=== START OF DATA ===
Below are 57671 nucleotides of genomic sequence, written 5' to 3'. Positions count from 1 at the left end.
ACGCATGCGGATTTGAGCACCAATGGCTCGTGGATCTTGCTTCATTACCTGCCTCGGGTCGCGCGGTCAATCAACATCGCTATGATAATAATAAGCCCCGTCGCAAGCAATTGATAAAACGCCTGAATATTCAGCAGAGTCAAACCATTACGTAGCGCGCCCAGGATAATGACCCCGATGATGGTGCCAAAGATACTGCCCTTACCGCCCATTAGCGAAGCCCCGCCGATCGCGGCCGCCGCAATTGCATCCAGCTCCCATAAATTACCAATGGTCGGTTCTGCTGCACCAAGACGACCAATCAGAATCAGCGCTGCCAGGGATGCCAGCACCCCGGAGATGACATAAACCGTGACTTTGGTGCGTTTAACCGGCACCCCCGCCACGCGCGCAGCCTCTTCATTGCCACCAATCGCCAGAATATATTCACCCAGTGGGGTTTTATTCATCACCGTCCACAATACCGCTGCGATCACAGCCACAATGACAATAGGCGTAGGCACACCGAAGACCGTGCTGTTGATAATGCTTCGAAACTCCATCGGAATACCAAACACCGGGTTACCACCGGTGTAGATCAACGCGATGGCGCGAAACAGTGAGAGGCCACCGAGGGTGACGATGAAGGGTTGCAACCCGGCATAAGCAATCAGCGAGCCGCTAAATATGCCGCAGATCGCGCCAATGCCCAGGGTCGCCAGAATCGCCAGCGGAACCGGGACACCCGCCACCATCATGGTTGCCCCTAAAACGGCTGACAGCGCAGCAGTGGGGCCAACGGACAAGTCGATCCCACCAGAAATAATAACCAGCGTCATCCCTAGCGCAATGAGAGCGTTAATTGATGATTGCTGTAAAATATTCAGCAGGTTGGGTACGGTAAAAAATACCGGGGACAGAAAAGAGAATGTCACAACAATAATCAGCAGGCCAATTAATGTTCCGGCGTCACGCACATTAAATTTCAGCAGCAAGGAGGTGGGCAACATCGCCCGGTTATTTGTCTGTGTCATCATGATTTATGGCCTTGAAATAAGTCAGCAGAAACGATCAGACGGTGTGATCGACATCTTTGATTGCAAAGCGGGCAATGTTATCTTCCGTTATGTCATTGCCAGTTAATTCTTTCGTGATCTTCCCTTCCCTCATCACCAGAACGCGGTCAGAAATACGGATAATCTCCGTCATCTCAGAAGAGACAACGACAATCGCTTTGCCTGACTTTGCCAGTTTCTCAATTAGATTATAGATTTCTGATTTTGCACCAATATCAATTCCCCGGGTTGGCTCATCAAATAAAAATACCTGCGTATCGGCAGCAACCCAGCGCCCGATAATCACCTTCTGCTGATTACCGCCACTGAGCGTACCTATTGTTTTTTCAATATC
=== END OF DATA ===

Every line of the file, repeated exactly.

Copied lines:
Below are 57671 nucleotides of genomic sequence, written 5' to 3'. Positions count from 1 at the left end.
ACGCATGCGGATTTGAGCACCAATGGCTCGTGGATCTTGCTTCATTACCTGCCTCGGGTCGCGCGGTCAATCAACATCGCTATGATAATAATAAGCCCCGTCGCAAGCAATTGATAAAACGCCTGAATATTCAGCAGAGTCAAACCATTACGTAGCGCGCCCAGGATAATGACCCCGATGATGGTGCCAAAGATACTGCCCTTACCGCCCATTAGCGAAGCCCCGCCGATCGCGGCCGCCGCAATTGCATCCAGCTCCCATAAATTACCAATGGTCGGTTCTGCTGCACCAAGACGACCAATCAGAATCAGCGCTGCCAGGGATGCCAGCACCCCGGAGATGACATAAACCGTGACTTTGGTGCGTTTAACCGGCACCCCCGCCACGCGCGCAGCCTCTTCATTGCCACCAATCGCCAGAATATATTCACCCAGTGGGGTTTTATTCATCACCGTCCACAATACCGCTGCGATCACAGCCACAATGACAATAGGCGTAGGCACACCGAAGACCGTGCTGTTGATAATGCTTCGAAACTCCATCGGAATACCAAACACCGGGTTACCACCGGTGTAGATCAACGCGATGGCGCGAAACAGTGAGAGGCCACCGAGGGTGACGATGAAGGGTTGCAACCCGGCATAAGCAATCAGCGAGCCGCTAAATATGCCGCAGATCGCGCCAATGCCCAGGGTCGCCAGAATCGCCAGCGGAACCGGGACACCCGCCACCATCATGGTTGCCCCTAAAACGGCTGACAGCGCAGCAGTGGGGCCAACGGACAAGTCGATCCCACCAGAAATAATAACCAGCGTCATCCCTAGCGCAATGAGAGCGTTAATTGATGATTGCTGTAAAATATTCAGCAGGTTGGGTACGGTAAAAAATACCGGGGACAGAAAAGAGAATGTCACAACAATAATCAGCAGGCCAATTAATGTTCCGGCGTCACGCACATTAAATTTCAGCAGCAAGGAGGTGGGCAACATCGCCCGGTTATTTGTCTGTGTCATCATGATTTATGGCCTTGAAATAAGTCAGCAGAAACGATCAGACGGTGTGATCGACATCTTTGATTGCAAAGCGGGCAATGTTATCTTCCGTTATGTCATTGCCAGTTAATTCTTTCGTGATCTTCCCTTCCCTCATCACCAGAACGCGGTCAGAAATACGGATAATCTCCGTCATCTCAGAAGAGACAACGACAATCGCTTTGCCTGACTTTGCCAGTTTCTCAATTAGATTATAGATTTCTGATTTTGCACCAATATCAATTCCCCGGGTTGGCTCATCAAATAAAAATACCTGCGTATCGGCAGCAACCCAGCGCCCGATAATCACCTTCTGCTGATTACCGCCACTGAGCGTACCTATTGTTTTTTCAATATC